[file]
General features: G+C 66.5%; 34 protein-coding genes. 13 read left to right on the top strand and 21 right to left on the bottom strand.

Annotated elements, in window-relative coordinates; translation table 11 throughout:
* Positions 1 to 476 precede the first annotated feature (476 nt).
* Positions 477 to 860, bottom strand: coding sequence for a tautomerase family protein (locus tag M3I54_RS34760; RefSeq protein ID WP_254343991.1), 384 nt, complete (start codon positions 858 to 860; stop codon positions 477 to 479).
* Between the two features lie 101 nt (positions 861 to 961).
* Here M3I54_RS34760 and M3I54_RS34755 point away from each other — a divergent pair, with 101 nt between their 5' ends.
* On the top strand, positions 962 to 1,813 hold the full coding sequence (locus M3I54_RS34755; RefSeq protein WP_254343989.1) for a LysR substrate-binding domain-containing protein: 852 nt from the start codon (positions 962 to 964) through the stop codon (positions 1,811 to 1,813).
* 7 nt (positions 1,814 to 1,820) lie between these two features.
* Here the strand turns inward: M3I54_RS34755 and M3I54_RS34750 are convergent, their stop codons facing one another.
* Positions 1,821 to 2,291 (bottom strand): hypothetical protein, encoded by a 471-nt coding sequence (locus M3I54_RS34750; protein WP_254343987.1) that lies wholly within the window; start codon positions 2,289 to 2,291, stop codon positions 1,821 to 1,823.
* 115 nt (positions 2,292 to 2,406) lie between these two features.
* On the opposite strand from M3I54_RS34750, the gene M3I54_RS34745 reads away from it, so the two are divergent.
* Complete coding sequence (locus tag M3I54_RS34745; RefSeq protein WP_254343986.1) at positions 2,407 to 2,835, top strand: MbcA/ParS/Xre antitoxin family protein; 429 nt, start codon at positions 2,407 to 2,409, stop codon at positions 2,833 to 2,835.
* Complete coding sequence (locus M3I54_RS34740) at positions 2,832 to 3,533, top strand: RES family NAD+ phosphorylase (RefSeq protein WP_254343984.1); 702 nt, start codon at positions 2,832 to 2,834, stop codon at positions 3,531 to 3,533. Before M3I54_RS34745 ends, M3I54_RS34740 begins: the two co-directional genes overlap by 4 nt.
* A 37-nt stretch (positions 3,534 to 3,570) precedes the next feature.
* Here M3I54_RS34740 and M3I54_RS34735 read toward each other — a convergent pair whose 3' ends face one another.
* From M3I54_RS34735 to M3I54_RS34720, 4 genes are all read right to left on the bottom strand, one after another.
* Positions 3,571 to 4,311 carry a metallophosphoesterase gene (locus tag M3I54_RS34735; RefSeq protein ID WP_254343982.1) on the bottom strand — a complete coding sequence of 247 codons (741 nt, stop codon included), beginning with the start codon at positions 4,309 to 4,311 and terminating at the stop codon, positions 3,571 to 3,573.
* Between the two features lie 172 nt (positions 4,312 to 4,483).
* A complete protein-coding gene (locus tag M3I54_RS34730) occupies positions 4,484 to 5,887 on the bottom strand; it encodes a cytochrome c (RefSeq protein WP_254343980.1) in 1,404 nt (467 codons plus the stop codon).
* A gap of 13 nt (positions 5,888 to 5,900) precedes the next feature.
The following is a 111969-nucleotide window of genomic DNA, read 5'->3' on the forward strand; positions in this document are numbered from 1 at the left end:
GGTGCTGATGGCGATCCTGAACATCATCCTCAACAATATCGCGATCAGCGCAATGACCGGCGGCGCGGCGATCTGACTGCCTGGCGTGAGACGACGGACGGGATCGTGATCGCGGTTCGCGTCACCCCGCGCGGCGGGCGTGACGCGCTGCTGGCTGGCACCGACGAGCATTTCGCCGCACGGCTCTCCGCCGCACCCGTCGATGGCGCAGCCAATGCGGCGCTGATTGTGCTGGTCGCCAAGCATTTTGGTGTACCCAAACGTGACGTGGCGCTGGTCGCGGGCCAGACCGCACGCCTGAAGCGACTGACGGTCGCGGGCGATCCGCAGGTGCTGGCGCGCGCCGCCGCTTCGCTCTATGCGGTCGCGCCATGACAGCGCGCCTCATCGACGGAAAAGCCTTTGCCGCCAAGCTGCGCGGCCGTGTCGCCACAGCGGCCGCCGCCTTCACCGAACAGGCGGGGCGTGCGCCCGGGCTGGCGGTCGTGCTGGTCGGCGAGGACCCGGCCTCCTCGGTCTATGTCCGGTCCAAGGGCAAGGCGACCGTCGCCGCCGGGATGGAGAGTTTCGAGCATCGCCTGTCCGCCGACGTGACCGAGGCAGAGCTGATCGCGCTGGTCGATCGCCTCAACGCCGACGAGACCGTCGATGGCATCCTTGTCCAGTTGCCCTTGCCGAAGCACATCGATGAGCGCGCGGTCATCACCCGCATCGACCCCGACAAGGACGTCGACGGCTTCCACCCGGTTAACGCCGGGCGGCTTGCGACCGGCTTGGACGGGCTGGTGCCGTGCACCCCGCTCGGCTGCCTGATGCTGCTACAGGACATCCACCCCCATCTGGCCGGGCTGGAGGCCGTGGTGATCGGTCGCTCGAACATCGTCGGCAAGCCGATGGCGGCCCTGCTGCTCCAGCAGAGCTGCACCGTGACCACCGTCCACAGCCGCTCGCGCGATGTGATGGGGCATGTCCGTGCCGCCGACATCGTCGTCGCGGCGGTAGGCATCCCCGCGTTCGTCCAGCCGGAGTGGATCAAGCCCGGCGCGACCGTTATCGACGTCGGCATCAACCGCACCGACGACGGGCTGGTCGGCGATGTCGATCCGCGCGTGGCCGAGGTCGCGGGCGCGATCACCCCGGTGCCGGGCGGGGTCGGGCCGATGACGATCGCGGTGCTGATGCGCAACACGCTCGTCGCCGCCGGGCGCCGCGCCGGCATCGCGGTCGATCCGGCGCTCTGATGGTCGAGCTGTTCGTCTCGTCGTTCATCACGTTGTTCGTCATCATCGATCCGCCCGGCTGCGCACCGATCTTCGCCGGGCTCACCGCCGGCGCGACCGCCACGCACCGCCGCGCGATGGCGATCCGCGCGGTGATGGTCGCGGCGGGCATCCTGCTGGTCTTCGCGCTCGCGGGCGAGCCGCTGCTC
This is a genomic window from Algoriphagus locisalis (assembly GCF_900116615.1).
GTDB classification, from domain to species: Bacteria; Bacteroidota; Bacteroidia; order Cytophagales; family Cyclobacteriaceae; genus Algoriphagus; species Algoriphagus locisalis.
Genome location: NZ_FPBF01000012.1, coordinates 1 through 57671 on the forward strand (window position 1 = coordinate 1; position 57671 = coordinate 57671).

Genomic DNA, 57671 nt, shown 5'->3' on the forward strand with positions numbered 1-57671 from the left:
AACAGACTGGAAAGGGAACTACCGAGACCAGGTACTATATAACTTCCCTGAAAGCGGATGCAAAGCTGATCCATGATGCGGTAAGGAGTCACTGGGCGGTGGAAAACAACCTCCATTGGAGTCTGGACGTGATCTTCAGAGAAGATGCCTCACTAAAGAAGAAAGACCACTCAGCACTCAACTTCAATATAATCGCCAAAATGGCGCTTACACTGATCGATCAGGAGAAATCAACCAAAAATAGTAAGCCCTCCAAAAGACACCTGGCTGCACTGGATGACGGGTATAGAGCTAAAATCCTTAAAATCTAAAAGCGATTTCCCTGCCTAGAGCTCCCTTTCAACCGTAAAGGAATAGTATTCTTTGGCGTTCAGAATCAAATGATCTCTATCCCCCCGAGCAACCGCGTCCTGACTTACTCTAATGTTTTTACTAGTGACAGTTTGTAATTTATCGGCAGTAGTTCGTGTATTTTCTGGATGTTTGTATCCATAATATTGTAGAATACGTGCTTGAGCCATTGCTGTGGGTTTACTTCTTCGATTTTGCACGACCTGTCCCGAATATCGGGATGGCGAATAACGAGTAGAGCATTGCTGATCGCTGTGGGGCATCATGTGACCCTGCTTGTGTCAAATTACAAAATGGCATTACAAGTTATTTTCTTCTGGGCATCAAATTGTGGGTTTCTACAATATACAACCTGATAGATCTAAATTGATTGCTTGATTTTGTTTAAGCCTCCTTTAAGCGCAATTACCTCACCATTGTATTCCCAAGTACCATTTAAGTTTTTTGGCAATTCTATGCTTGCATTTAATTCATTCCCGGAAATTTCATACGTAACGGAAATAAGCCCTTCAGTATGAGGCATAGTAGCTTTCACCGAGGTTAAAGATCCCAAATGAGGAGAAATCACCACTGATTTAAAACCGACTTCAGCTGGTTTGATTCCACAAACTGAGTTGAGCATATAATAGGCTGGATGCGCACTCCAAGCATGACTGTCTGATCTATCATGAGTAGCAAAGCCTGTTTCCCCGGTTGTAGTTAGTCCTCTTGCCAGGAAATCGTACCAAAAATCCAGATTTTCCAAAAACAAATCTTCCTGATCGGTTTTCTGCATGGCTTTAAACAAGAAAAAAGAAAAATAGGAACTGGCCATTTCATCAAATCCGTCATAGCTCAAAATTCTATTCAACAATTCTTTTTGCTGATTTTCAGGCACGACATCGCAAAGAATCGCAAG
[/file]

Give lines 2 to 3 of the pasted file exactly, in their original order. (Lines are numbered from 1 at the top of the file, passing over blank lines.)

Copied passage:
Annotated elements, in window-relative coordinates; translation table 11 throughout:
* Positions 1 to 476 precede the first annotated feature (476 nt).